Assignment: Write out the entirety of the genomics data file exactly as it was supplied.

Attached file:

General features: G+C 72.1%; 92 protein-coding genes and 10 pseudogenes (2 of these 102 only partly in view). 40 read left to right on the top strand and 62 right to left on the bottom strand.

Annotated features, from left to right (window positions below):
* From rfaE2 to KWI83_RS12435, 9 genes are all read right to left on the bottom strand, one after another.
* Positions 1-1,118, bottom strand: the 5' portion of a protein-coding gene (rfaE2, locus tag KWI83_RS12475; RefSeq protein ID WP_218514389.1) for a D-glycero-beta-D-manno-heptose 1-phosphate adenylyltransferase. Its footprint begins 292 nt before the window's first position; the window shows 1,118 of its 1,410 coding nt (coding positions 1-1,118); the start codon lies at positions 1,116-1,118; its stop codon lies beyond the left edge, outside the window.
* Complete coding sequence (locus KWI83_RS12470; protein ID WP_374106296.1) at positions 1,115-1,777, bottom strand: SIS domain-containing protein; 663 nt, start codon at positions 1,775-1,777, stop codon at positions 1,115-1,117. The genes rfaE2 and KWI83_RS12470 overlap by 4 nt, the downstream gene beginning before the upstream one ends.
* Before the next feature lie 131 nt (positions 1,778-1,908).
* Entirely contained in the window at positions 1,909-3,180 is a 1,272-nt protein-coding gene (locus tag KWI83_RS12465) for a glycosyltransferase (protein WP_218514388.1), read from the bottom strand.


General features: G+C 72.1%; 92 protein-coding genes and 10 pseudogenes (2 of these 102 only partly in view). 40 read left to right on the top strand and 62 right to left on the bottom strand.

Annotated features, from left to right (window positions below):
* From rfaE2 to KWI83_RS12435, 9 genes are all read right to left on the bottom strand, one after another.
* Positions 1-1,118, bottom strand: the 5' portion of a protein-coding gene (rfaE2, locus tag KWI83_RS12475; RefSeq protein ID WP_218514389.1) for a D-glycero-beta-D-manno-heptose 1-phosphate adenylyltransferase. Its footprint begins 292 nt before the window's first position; the window shows 1,118 of its 1,410 coding nt (coding positions 1-1,118); the start codon lies at positions 1,116-1,118; its stop codon lies beyond the left edge, outside the window.
* Complete coding sequence (locus KWI83_RS12470; protein ID WP_374106296.1) at positions 1,115-1,777, bottom strand: SIS domain-containing protein; 663 nt, start codon at positions 1,775-1,777, stop codon at positions 1,115-1,117. The genes rfaE2 and KWI83_RS12470 overlap by 4 nt, the downstream gene beginning before the upstream one ends.
* Before the next feature lie 131 nt (positions 1,778-1,908).
* Entirely contained in the window at positions 1,909-3,180 is a 1,272-nt protein-coding gene (locus tag KWI83_RS12465) for a glycosyltransferase (protein WP_218514388.1), read from the bottom strand.